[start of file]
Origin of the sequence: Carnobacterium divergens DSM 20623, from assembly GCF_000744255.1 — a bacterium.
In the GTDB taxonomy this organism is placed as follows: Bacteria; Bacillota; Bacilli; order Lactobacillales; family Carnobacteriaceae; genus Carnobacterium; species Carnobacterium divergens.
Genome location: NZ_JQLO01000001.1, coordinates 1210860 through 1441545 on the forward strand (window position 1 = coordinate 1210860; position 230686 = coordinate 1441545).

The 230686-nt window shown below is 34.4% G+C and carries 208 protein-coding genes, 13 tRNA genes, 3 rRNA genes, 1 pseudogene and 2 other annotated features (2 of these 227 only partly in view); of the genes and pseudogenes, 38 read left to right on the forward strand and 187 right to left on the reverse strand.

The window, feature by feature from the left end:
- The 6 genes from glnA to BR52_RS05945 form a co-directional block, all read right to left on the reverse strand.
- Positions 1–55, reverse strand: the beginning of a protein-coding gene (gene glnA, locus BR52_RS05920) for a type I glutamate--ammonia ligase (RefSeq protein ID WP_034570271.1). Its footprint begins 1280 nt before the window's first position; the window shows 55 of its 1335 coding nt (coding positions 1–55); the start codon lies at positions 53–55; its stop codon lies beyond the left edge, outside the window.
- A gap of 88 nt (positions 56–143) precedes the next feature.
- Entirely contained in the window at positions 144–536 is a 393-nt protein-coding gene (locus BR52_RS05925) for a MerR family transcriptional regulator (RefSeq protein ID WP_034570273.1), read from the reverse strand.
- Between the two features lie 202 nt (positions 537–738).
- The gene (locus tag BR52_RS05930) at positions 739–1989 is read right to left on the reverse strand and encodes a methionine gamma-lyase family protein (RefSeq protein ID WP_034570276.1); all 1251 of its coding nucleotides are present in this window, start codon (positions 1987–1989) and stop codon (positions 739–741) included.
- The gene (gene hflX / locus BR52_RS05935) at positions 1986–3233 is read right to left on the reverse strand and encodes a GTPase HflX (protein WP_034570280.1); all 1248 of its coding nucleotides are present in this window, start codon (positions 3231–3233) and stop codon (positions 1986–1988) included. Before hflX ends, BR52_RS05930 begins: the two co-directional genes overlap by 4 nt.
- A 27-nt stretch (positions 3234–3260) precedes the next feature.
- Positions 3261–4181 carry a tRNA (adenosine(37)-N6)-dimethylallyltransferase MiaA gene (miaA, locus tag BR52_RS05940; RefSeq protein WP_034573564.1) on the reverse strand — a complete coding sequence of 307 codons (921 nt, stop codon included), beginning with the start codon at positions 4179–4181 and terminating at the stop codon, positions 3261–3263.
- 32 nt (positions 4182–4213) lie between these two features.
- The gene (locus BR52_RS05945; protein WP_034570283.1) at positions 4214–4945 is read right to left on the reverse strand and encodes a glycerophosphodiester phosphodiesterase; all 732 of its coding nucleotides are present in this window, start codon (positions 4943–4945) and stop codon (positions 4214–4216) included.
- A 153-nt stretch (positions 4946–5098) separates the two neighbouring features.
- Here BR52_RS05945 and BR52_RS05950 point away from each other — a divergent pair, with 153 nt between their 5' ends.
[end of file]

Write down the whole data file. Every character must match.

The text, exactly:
Origin of the sequence: Carnobacterium divergens DSM 20623, from assembly GCF_000744255.1 — a bacterium.
In the GTDB taxonomy this organism is placed as follows: Bacteria; Bacillota; Bacilli; order Lactobacillales; family Carnobacteriaceae; genus Carnobacterium; species Carnobacterium divergens.
Genome location: NZ_JQLO01000001.1, coordinates 1210860 through 1441545 on the forward strand (window position 1 = coordinate 1210860; position 230686 = coordinate 1441545).

The 230686-nt window shown below is 34.4% G+C and carries 208 protein-coding genes, 13 tRNA genes, 3 rRNA genes, 1 pseudogene and 2 other annotated features (2 of these 227 only partly in view); of the genes and pseudogenes, 38 read left to right on the forward strand and 187 right to left on the reverse strand.

The window, feature by feature from the left end:
- The 6 genes from glnA to BR52_RS05945 form a co-directional block, all read right to left on the reverse strand.
- Positions 1–55, reverse strand: the beginning of a protein-coding gene (gene glnA, locus BR52_RS05920) for a type I glutamate--ammonia ligase (RefSeq protein ID WP_034570271.1). Its footprint begins 1280 nt before the window's first position; the window shows 55 of its 1335 coding nt (coding positions 1–55); the start codon lies at positions 53–55; its stop codon lies beyond the left edge, outside the window.
- A gap of 88 nt (positions 56–143) precedes the next feature.
- Entirely contained in the window at positions 144–536 is a 393-nt protein-coding gene (locus BR52_RS05925) for a MerR family transcriptional regulator (RefSeq protein ID WP_034570273.1), read from the reverse strand.
- Between the two features lie 202 nt (positions 537–738).
- The gene (locus tag BR52_RS05930) at positions 739–1989 is read right to left on the reverse strand and encodes a methionine gamma-lyase family protein (RefSeq protein ID WP_034570276.1); all 1251 of its coding nucleotides are present in this window, start codon (positions 1987–1989) and stop codon (positions 739–741) included.
- The gene (gene hflX / locus BR52_RS05935) at positions 1986–3233 is read right to left on the reverse strand and encodes a GTPase HflX (protein WP_034570280.1); all 1248 of its coding nucleotides are present in this window, start codon (positions 3231–3233) and stop codon (positions 1986–1988) included. Before hflX ends, BR52_RS05930 begins: the two co-directional genes overlap by 4 nt.
- A 27-nt stretch (positions 3234–3260) precedes the next feature.
- Positions 3261–4181 carry a tRNA (adenosine(37)-N6)-dimethylallyltransferase MiaA gene (miaA, locus tag BR52_RS05940; RefSeq protein WP_034573564.1) on the reverse strand — a complete coding sequence of 307 codons (921 nt, stop codon included), beginning with the start codon at positions 4179–4181 and terminating at the stop codon, positions 3261–3263.
- 32 nt (positions 4182–4213) lie between these two features.
- The gene (locus BR52_RS05945; protein WP_034570283.1) at positions 4214–4945 is read right to left on the reverse strand and encodes a glycerophosphodiester phosphodiesterase; all 732 of its coding nucleotides are present in this window, start codon (positions 4943–4945) and stop codon (positions 4214–4216) included.
- A 153-nt stretch (positions 4946–5098) separates the two neighbouring features.
- Here BR52_RS05945 and BR52_RS05950 point away from each other — a divergent pair, with 153 nt between their 5' ends.